In addition, Tibco introduced the Tibco Spotfire Technology Network, an online resource for developers who are using the Spotfire Software Development Kit to extend and adapt the market’s leading interactive visualization experience to their business needs.
Tibco Spotfire 2.2 allows users to analyze complex multi-dimensional data by zooming and rotating in three dimensions to analyze their data and spot hidden patterns.
Spotfire Network Analytics complements Spotfire 2.2 in that it offers interactive visualizations of data relationships, allowing users to explore the network of relationships between data that is otherwise hidden. 
As a resource for developers and technologists, for example, to access the Spotfire Software Development Kit and APIs to adapt the platform, TIBCO has launched Spotfire Technology Network, available here.  

The National Cancer Institute Center for Bioinformatics has released version 1.1 of the Life Sciences Distribution, or LSD, for theCancer Biomedical Informatics Grid.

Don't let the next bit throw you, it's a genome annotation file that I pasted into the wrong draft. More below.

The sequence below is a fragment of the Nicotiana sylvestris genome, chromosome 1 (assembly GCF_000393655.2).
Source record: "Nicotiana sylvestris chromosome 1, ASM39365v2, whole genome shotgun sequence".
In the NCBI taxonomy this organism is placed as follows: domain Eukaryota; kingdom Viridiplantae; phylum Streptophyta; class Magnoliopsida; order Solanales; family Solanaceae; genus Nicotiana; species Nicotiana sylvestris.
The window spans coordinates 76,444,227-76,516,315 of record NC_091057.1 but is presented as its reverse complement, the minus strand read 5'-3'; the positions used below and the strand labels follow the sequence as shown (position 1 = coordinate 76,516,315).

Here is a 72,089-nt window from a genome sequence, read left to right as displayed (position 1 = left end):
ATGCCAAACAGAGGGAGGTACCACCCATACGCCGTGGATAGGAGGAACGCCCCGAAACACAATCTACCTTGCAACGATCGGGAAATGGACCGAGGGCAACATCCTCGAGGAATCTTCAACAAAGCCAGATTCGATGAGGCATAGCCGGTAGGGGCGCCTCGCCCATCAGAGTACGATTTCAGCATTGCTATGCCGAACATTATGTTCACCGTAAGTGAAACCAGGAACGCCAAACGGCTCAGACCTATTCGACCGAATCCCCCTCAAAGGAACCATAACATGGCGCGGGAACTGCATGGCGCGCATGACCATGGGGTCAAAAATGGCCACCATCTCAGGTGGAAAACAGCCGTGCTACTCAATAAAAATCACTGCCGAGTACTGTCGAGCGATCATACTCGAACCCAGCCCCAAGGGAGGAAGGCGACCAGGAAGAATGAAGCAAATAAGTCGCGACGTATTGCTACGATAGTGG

This set of tools supports various aspects of research, from tracking and managing biospecimens to analyzing and integrating microarray data. The bundle’s components are:  
  • geWorkbench version 1.6: A platform for genomic data analysis, visualization and annotation of microarray-based gene expression and sequence data, available here
  • Life Science Distribution Browser, LSDB, version 1.0: A web-based search tool for keyword searches on local or remote grid-enabled LSD services. This first release of LSDB supports searching across the National Cancer Imaging Archive and caArray. Available here